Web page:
This is the eleventh in the series of photo essays of my visit to the London Imperial War Museum.
Inside the basement, there are two giant exhibits, one for WW1 and another for WW2, which traces how the war began, how the war was fought and how it ended, with arms, ammunition, uniforms, scale models, maps, etc. etc. Seriously, each exhibit would take up to 1 day to properly do justice and I was running out of time, it was already late afternoon and I still had to do the top 4 floors.
So I just managed to take some photos of the WW1 gallery and then went through a light and sound show of the Blitz.
Havildar Gurbakhsh Singh, then a Naik, was serving with 9/14 Punjab Regiment, Indian Army, when he was awarded the Indian Distinguished Service Medal (IDSM). On 9 February 1945, during the fighting in the Arakan, Burma, at Dathwekark Chaung Road, during the attack on a Japanese position, Gurbakhsh Singh was a Section commander in the leading platoon of one of the two forward companies. In spite of very heavy casualties caused by accurate and heavy enemy fire this NCO led his section with outstanding skill and bravery right on to the top of the enemy's bunkers. On arrival there, when all but two of his sections had become casualties, he closely engaged the enemy and thereby greatly assisted the rest of his company to continue the advance. He remained in this very exposed position until eventually ordered to withdraw some two hours later. He displayed magnificent courage and a complete disregard for his own safety. His personal example proved an inspiration to all ranks who saw him, and his skill and ability had a marked effect in assisting the remainder of the attackers to advance.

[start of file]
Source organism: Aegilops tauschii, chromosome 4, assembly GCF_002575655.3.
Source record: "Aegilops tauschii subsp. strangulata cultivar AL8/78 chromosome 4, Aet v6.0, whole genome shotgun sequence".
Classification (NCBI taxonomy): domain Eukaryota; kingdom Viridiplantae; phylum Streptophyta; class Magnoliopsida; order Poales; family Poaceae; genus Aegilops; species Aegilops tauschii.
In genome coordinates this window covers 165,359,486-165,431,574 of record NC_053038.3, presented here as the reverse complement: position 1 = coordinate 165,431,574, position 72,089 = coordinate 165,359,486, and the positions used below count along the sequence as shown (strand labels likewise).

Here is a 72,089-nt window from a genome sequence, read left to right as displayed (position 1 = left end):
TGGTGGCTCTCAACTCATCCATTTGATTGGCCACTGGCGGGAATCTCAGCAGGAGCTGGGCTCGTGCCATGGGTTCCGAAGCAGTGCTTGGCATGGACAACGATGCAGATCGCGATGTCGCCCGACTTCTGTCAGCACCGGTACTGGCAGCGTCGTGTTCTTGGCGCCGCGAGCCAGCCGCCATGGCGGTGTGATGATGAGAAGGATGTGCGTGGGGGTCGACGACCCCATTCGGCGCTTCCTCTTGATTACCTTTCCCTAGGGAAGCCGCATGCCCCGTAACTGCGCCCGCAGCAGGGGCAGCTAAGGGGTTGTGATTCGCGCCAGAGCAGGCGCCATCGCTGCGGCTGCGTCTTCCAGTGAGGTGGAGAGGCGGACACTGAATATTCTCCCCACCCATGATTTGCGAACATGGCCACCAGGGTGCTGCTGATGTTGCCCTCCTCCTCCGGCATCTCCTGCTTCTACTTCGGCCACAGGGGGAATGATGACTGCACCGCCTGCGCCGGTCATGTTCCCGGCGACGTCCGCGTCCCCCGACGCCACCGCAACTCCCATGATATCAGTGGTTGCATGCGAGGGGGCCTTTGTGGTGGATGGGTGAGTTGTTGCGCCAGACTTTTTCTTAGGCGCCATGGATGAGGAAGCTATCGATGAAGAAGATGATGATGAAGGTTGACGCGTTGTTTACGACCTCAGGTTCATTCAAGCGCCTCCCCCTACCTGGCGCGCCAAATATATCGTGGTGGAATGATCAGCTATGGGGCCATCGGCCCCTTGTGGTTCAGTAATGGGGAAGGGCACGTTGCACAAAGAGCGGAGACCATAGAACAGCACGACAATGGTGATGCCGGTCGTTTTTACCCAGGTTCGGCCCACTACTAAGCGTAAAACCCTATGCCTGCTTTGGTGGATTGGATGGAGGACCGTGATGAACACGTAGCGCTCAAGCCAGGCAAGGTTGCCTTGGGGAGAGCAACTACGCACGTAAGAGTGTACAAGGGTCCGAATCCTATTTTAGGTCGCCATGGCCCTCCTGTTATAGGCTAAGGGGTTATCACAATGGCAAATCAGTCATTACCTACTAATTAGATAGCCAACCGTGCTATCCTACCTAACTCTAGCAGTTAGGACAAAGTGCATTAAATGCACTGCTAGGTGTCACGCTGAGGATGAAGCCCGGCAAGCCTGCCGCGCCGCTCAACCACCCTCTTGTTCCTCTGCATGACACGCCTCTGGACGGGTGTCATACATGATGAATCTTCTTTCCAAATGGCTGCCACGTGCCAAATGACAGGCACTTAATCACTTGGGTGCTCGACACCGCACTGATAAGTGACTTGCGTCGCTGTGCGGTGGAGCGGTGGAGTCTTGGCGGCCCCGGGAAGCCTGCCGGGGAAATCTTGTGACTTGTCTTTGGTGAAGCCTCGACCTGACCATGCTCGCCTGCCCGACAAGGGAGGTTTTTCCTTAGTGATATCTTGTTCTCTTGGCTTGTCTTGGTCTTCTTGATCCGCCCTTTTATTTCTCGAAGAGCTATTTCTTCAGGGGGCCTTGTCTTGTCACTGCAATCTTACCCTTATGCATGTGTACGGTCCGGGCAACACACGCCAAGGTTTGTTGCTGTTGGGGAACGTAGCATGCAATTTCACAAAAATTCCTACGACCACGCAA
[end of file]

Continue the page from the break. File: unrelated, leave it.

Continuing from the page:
Second World War Military Medal awarded to Havildar Gurbakhsh Singh. On 7 June 1945, he was in command of a special patrol sent out to observe a known enemy defended position in the Sauauang area. By dawn his patrol was in position and shortly afterwards he saw a party of some 25 Japanese go past his position towards the British lines. Immediately appreciating the fact that these enemy were certain to bump into British troops a little further back, he decided to let them pass planning to attack them on their way back. The enemy duly made contact and withdrew again past Gurbakhsh Singh's position. He immediately engaged them and inflicted casualties. More enemy appeared and his patrol was cut off from its base. He divided his patrol into two parts one of which was able to return to the British lines while he and the remainder stayed in position to cover them out. It was now impossible for him to return direct to base so, having assured himself that one half of his patrol was safe, he led the remainder through enemy lines. For 24 hours he remained in thick jungle in the middle of a strongly defended enemy area. He was fired at on several occasions and managed to account for two more enemy with a grenade. During the time that he was within the enemy lines he made full and accurate notes of enemy dispositions. The next morning taking advantage of the British artillery shelling on the area in which he was hidden, he led his patrol back by a circuitous route returning to base 36 hours after he had set out. By his bold and determined action this Non-Commissioned Officer undoubtedly saved the whole of his patrol and also obtained most reliable information. Two days previously he had successfully led another patrol close to a strong enemy position and throughout the period when his Company was operating in this area he showed most marked gallantry and leadership and was a fine example to his whole Company. Gurbakhsh Singh had previously, (in February 1945, during the fighting in the Arakan, Burma) won the Indian Distinguished Service Medal.
A soldier who has been gassed…
This is Tirpitz the Pig. He previously belonged to the SMS Dresden cruiser but was found swimming in the sea after it was sunk. A British seaman jumped into the water to save it and then it became a mascot for HMS Glasgow. What an interesting story.
Uniforms of SMS Dresden which was sunk in the WW1
It was difficult to take photographs inside the basement, too little light and too thick glasses. So I stopped taking any more photographs but this one I did want to take. This display showed how close people came to death
A heavier calibre bullet which went through another thick bible. Amazing how close people come to death…
Fascinating exhibit, I have to go back there with more time in hand…